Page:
I am currently working on a voxel (Minecraft-like) engine in C++. Almost all of the code (ie. world generation, rendering, user input) needs to access data about the block types. To accomplish this, I created a BlockRegistry class with member functions to register and access BlockType instances. Each BlockType instance has member functions to access all of it's properties (ie. textures, shape). The problem I am having is making sure that all parts of the code have access to this class. Right now, I am passing around a pointer to it, but this increases coupling greatly since, for example, if a class b provides something that class a needs, and class b needs to access the block registry, I need to modify class a and everywhere I am using class a to pass it through.
My first thought was to use the singleton pattern (or a class with all static members), but, from what I understand a singleton pattern should only be used if the singleton does not have any state, which isn't the case because the BlockRegistry stores a modifiable block list. Making this block list immutable isn't an option, because that makes mod support impossible. Additionally, if, somehow, different instances of the game end up running in the same process and require separate BlockRegistries this would be a nightmare to factor out. Should I even be worrying about this?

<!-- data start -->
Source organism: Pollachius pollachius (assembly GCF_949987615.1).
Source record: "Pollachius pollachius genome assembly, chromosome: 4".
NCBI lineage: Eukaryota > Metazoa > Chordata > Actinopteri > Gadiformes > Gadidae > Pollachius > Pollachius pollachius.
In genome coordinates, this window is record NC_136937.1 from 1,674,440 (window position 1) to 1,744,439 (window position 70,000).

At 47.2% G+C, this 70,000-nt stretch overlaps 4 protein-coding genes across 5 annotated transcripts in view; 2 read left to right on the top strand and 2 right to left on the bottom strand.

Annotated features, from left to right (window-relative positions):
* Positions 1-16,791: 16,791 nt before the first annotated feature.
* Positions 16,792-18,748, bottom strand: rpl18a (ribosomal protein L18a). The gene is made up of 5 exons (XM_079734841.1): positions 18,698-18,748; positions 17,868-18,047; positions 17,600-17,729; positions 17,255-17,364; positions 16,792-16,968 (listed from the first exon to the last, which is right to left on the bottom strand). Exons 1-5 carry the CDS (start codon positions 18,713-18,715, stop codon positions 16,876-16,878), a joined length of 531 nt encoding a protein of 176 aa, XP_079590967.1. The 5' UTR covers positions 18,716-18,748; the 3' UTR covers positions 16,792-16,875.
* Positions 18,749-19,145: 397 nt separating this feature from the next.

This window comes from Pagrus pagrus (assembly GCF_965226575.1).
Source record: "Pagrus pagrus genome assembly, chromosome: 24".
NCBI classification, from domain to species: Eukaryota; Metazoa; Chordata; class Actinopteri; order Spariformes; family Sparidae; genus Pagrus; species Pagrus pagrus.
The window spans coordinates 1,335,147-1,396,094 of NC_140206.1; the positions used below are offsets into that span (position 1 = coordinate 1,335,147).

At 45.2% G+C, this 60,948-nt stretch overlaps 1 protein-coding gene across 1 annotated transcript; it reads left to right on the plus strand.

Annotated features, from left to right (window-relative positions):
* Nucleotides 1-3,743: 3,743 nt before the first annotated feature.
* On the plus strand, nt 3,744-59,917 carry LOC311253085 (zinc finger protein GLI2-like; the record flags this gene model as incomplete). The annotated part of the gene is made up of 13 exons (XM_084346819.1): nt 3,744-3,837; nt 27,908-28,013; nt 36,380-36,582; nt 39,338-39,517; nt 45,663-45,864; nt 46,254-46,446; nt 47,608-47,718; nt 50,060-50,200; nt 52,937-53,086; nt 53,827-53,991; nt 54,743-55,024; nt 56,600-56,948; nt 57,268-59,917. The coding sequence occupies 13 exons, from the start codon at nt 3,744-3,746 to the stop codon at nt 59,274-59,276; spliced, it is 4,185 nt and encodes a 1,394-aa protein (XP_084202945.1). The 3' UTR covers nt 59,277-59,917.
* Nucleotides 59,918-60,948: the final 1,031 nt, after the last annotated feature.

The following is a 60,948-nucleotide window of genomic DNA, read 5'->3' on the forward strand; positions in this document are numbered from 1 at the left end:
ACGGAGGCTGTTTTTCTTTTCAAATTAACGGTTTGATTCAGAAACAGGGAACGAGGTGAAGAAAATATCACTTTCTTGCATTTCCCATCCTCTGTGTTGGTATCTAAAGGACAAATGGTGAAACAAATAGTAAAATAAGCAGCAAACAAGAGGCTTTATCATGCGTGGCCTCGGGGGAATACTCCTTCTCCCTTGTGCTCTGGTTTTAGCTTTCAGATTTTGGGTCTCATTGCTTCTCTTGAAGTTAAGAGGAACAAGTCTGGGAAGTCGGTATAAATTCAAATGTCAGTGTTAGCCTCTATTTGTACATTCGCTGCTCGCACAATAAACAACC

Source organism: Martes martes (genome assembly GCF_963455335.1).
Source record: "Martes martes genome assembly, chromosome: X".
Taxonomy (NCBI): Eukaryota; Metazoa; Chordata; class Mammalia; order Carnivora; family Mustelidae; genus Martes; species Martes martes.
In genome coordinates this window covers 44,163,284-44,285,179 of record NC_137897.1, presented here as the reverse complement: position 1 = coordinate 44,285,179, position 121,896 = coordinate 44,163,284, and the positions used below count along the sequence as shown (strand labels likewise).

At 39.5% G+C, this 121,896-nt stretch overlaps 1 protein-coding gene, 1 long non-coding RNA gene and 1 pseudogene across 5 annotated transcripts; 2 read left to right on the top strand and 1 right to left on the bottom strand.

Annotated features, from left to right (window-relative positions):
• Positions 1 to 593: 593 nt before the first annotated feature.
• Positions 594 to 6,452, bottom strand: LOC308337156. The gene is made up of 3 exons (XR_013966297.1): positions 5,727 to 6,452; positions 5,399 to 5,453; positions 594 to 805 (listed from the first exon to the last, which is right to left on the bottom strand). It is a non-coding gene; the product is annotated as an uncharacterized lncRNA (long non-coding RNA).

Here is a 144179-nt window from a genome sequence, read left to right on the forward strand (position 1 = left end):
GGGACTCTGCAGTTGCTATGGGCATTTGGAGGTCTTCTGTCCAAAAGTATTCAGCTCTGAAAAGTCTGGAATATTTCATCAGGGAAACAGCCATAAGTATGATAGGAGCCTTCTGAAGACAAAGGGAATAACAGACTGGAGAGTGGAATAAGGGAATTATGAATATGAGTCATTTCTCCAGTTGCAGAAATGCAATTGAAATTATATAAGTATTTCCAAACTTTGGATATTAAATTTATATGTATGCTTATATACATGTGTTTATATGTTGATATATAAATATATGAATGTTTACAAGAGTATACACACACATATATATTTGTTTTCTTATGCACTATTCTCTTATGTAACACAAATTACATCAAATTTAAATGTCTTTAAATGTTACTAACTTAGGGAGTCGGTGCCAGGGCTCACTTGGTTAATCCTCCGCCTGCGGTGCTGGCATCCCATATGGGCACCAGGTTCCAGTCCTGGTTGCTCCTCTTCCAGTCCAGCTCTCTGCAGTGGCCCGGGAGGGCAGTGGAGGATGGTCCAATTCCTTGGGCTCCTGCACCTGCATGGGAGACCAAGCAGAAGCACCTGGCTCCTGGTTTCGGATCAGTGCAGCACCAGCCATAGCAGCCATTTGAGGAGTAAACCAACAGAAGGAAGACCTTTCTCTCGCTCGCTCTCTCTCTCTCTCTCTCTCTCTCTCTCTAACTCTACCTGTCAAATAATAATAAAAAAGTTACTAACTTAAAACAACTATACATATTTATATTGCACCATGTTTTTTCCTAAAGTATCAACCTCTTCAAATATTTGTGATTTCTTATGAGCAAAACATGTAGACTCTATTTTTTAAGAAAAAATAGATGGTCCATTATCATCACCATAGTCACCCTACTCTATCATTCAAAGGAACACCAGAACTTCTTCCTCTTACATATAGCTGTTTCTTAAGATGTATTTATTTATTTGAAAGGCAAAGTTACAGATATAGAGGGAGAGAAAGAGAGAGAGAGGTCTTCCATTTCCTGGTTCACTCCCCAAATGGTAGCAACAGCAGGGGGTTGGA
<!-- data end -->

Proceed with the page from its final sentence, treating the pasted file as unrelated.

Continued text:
The other option I am thinking of is to have a single "main" class with members for the BlockRegistry, World (basically an infinite paged array to store all the data in the in-game world), OpenGl engine, and other commonly used features, in which case I can pass a pointer to my main class around. I would then pass a pointer to this class around to all parts of the program, since then adding new commonly used classes is as simple as adding a member to this main class. This also solves the issue of having multiple instances of the voxel engine in the same process.
When I have a class that I need many parts of the program to access, should it be a singleton or passed around with a main class? If it should be a singleton, should I do that in the form of a static class or an actual singleton?